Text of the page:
Sources: NCAA approves voluntary activities for football, basketball starting June 1

Pete Thamel
·3-min read
The CFB 2020 Logo is displayed on the field prior to the College Football Playoff title game between LSU and Clemson on Jan. 13. (Todd Kirkland/Icon Sportswire via Getty Images)
The CFB 2020 Logo is displayed on the field prior to the College Football Playoff title game between LSU and Clemson on Jan. 13. (Todd Kirkland/Icon Sportswire via Getty Images)

An NCAA vote Wednesday cleared the return of student-athletes to campus in football, men’s basketball and women’s basketball on June 1 through June 30, multiple sources told Yahoo Sports. This decision ends a moratorium on all athletic activities through May 31.

This doesn’t necessarily mean a rush back to campus for those three sports, as those decisions will be made in concert with state government, local government, conference and university officials.

But the NCAA Division I Council’s vote on Wednesday afternoon marks a significant step – both symbolically and in process – for the possibility of college football and other sports returning in the fall.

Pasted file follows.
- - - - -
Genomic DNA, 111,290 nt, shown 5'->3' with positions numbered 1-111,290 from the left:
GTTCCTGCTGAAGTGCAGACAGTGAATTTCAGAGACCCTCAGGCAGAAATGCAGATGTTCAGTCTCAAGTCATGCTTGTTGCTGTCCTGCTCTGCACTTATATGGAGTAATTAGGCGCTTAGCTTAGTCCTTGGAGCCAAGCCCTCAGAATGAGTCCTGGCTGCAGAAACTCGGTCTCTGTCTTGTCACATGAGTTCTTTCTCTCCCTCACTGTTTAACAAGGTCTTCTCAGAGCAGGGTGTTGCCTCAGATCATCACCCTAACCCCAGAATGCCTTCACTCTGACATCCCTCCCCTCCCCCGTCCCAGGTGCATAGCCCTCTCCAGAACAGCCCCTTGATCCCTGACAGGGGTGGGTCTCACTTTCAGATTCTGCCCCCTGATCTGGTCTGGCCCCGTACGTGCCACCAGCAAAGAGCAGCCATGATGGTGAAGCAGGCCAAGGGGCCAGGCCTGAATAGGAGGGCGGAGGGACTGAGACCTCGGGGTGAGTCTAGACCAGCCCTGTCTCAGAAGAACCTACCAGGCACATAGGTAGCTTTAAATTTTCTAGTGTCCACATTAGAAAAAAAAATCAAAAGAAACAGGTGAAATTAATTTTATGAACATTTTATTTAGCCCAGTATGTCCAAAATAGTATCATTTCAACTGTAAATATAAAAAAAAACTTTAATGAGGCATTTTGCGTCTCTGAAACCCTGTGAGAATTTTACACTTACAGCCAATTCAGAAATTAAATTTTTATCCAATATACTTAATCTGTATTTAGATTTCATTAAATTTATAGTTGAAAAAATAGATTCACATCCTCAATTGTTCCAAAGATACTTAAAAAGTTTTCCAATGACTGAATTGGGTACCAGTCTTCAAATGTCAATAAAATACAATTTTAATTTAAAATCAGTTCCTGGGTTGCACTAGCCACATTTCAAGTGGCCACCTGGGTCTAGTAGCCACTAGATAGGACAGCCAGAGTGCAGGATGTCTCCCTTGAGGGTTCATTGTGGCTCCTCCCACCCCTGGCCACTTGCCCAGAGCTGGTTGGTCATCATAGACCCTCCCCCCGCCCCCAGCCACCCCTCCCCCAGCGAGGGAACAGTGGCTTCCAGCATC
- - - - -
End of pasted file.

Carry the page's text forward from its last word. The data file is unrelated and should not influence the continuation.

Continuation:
Sources told Yahoo Sports that the Division I Council is expected to address sports other than football, men’s basketball and women’s basketball as soon as possible. That could take place within the next week.

The way one source described the process of returning is that it will be more of a step than a leap. The ability for schools to have student-athletes return will depend largely on their state and local government restrictions.

The availability and frequency of testing will be a big issue. There will be no NCAA mandate on required frequency of testing. It will be up to the schools and political decision-makers to develop protocols on the tests, which cost approximately $100 each. “No one wants to get into that,” said a source. “They want to leave it to your own campus and state.”

Athletes who’ve remained in their college towns will likely be the first ones to integrate in. Hypothetically, one athletic director said that means starting with 25 or 30 players in four separate groups amid a socially distanced weight room upon opening. From there, players will be added to the groups as they return to campus. In theory, as one source laid out, a full squad could be around and working out in groups in July.

Ohio State athletic director Gene Smith told reporters on a video call on Wednesday that there would be no more than 10 players in the weight room at one time to start. It will begin with local players before expanding, as he set a potential return date of June 8.

The college football season is scheduled to begin with Week 0 on Aug. 29. When it actually starts and whether there will be fans in the stands remain looming questions.

But the NCAA Division I Council vote on Wednesday is the first step on a pathway back for college athletics.

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